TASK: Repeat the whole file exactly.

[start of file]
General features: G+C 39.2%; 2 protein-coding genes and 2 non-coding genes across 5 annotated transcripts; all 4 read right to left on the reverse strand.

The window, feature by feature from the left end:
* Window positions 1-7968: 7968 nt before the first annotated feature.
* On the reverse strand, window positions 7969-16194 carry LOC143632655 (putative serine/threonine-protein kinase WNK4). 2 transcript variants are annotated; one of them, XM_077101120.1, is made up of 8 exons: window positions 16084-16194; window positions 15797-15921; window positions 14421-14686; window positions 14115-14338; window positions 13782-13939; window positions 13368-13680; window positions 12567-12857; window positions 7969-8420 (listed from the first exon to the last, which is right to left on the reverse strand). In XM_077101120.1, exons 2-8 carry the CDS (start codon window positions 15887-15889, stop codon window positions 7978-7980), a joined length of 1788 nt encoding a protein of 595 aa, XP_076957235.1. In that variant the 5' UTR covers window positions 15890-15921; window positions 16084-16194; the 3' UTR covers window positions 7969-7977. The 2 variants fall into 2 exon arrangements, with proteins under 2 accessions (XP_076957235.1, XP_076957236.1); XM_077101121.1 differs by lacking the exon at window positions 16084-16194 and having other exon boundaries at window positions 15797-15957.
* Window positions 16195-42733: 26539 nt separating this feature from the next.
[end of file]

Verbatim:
General features: G+C 39.2%; 2 protein-coding genes and 2 non-coding genes across 5 annotated transcripts; all 4 read right to left on the reverse strand.

The window, feature by feature from the left end:
* Window positions 1-7968: 7968 nt before the first annotated feature.
* On the reverse strand, window positions 7969-16194 carry LOC143632655 (putative serine/threonine-protein kinase WNK4). 2 transcript variants are annotated; one of them, XM_077101120.1, is made up of 8 exons: window positions 16084-16194; window positions 15797-15921; window positions 14421-14686; window positions 14115-14338; window positions 13782-13939; window positions 13368-13680; window positions 12567-12857; window positions 7969-8420 (listed from the first exon to the last, which is right to left on the reverse strand). In XM_077101120.1, exons 2-8 carry the CDS (start codon window positions 15887-15889, stop codon window positions 7978-7980), a joined length of 1788 nt encoding a protein of 595 aa, XP_076957235.1. In that variant the 5' UTR covers window positions 15890-15921; window positions 16084-16194; the 3' UTR covers window positions 7969-7977. The 2 variants fall into 2 exon arrangements, with proteins under 2 accessions (XP_076957235.1, XP_076957236.1); XM_077101121.1 differs by lacking the exon at window positions 16084-16194 and having other exon boundaries at window positions 15797-15957.
* Window positions 16195-42733: 26539 nt separating this feature from the next.